redhatlinux10 redhatlinux10 - 21 days ago 8
Linux Question

RES != CODE + DATA in the output information of the top command,why?

what 'man top' said is: RES = CODE + DATA

q: RES -- Resident size (kb)
The non-swapped physical memory a task has used.
RES = CODE + DATA.

r: CODE -- Code size (kb)
The amount of physical memory devoted to executable code, also known as the 'text resident set' size or TRS.

s: DATA -- Data+Stack size (kb)
The amount of physical memory devoted to other than executable code, also known as the 'data >resident set' size or DRS.


what when i run 'top -p 4258',i get the following:

PID USER PR NI VIRT RES SHR S %CPU %MEM TIME+ CODE DATA COMMAND
258 root 16 0 3160 1796 1328 S 0.0 0.3 0:00.10 476 416 bash


1796 != 476+416

why?

ps:
linux distribution:

linux-iguu:~ # lsb_release -a
LSB Version: core-2.0-noarch:core-3.0-noarch:core-2.0-ia32:core-3.0-ia32:desktop-3.1-ia32:desktop-3.1-noarch:graphics-2.0-ia32:graphics-2.0-noarch:graphics-3.1-ia32:graphics-3.1-noarch
Distributor ID: SUSE LINUX
Description: SUSE Linux Enterprise Server 9 (i586)
Release: 9
Codename: n/a


kernel version:

linux-iguu:~ # uname -a
Linux linux-iguu 2.6.16.60-0.21-default #1 Tue May 6 12:41:02 UTC 2008 i686 i686 i386 GNU/Linux

Answer

I'll explain this with the help of an example of what happens when a program allocates and uses memory. Specifically, this program:

#include <stdio.h>
#include <stdlib.h>
#include <errno.h>
#include <string.h>

int main(){

        int *data, size, count, i;

        printf( "fyi: your ints are %d bytes large\n", sizeof(int) );

        printf( "Enter number of ints to malloc: " );
        scanf( "%d", &size );
        data = malloc( sizeof(int) * size );
        if( !data ){
                perror( "failed to malloc" );
                exit( EXIT_FAILURE );
        }

        printf( "Enter number of ints to initialize: " );
        scanf( "%d", &count );
        for( i = 0; i < count; i++ ){
                data[i] = 1337;
        }

        printf( "I'm going to hang out here until you hit <enter>" );
        while( getchar() != '\n' );
        while( getchar() != '\n' );

        exit( EXIT_SUCCESS );
}

This is a simple program that asks you how many integers to allocate, allocates them, asks how many of those integers to initialize, and then initializes them. For a run where I allocate 1250000 integers and initialize 500000 of them:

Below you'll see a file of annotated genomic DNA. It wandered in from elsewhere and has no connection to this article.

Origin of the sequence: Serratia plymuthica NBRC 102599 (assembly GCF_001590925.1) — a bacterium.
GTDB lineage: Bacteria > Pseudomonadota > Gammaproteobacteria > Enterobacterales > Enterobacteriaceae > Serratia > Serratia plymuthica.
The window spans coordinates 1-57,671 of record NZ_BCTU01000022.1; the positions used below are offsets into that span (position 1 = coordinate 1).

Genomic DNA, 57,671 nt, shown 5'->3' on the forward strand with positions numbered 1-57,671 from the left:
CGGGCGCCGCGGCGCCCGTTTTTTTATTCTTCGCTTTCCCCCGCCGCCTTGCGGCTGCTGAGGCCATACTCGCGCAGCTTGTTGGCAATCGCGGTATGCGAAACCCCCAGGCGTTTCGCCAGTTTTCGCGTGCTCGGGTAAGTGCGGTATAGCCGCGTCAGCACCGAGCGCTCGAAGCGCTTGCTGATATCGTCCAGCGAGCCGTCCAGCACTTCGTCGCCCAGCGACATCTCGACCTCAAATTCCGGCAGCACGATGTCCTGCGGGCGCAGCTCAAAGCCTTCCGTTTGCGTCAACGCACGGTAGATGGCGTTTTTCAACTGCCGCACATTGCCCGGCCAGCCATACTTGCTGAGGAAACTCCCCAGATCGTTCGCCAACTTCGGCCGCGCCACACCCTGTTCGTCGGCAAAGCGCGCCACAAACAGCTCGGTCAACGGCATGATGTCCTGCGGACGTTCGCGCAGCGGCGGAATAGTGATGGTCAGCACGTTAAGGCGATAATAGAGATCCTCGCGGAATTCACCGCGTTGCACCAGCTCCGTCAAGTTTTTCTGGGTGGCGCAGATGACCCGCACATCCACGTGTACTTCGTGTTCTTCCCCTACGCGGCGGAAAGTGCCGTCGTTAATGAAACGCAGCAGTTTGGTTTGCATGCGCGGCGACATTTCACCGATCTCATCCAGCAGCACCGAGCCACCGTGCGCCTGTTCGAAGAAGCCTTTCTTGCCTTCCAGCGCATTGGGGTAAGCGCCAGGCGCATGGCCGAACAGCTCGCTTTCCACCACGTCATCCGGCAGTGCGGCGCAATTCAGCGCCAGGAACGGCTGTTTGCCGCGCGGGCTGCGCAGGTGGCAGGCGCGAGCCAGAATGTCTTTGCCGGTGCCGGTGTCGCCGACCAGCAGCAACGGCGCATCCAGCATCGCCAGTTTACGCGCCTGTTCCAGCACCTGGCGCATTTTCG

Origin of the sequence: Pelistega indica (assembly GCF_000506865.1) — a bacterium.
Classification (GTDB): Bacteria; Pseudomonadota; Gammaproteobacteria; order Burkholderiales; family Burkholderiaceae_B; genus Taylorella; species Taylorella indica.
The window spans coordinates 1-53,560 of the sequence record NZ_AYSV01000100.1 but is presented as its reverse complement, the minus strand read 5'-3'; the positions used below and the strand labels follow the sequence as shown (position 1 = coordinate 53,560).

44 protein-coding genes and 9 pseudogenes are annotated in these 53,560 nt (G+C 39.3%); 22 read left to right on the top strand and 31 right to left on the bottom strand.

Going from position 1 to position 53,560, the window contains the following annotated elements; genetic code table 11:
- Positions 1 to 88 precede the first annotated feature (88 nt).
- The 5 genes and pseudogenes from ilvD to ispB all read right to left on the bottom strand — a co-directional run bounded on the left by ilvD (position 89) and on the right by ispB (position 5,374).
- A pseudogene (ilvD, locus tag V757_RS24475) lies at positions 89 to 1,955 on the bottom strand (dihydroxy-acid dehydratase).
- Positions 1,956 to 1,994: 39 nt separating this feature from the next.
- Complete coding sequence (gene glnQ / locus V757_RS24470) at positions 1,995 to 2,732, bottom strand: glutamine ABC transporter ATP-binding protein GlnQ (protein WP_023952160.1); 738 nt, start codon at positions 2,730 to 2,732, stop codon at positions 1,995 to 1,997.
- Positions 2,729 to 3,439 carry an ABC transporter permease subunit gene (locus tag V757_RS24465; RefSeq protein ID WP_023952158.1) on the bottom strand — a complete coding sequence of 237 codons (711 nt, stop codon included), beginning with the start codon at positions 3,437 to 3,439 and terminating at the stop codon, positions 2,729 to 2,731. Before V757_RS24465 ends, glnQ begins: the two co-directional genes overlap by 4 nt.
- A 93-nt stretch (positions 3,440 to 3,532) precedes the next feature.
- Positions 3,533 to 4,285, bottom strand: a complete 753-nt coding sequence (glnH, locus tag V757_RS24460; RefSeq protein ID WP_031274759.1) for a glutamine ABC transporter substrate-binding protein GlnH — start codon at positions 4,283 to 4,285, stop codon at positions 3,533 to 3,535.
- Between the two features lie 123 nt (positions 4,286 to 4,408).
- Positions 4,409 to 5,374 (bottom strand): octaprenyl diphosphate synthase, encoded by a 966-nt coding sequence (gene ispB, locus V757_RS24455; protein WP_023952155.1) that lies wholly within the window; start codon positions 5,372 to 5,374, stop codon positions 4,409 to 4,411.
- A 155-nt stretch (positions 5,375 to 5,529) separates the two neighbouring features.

$ ./a.out
fyi: your ints are 4 bytes large
Enter number of ints to malloc: 1250000
Enter number of ints to initialize: 500000

Top reports the following information:

  PID USER      PR  NI  VIRT  RES  SHR S %CPU %MEM    TIME+  SWAP CODE DATA COMMAND
<program start>
11129 xxxxxxx   16   0  3628  408  336 S    0  0.0   0:00.00 3220    4  124 a.out
<allocate 1250000 ints>
11129 xxxxxxx   16   0  8512  476  392 S    0  0.0   0:00.00 8036    4 5008 a.out
<initialize 500000 ints>
11129 xxxxxxx   15   0  8512 2432  396 S    0  0.0   0:00.00 6080    4 5008 a.out

The relevant information is:

                          DATA CODE  RES VIRT
before allocation:         124    4  408 3628
after 5MB allocation:     5008    4  476 8512
after 2MB initialization: 5008    4 2432 8512

After I malloc'd 5MB of data, both VIRT and DATA increased by ~5MB, but RES did not. RES did increase after I touched 2MB of the integers I allocated, but DATA and VIRT stayed the same.

VIRT is the total amount of virtual memory used by the process, including what is shared and what is over-committed. DATA is the amount of virtual memory used that isn't shared and that isn't code-text. I.e., it is the virtual stack and heap of the process. RES is not virtual: it is a measurment of how much memory the process is actually using at that specific time.

So in your case, the large inequality CODE+DATA < RES is likely the shared libraries included by the process. In my example (and yours), SHR+CODE+DATA is a closer approximation to RES.

Hope this helps. There's a lot of hand-waving and voodoo associated with top and ps. There are many articles (rants?) online about the descrepancies. E.g., this and this.

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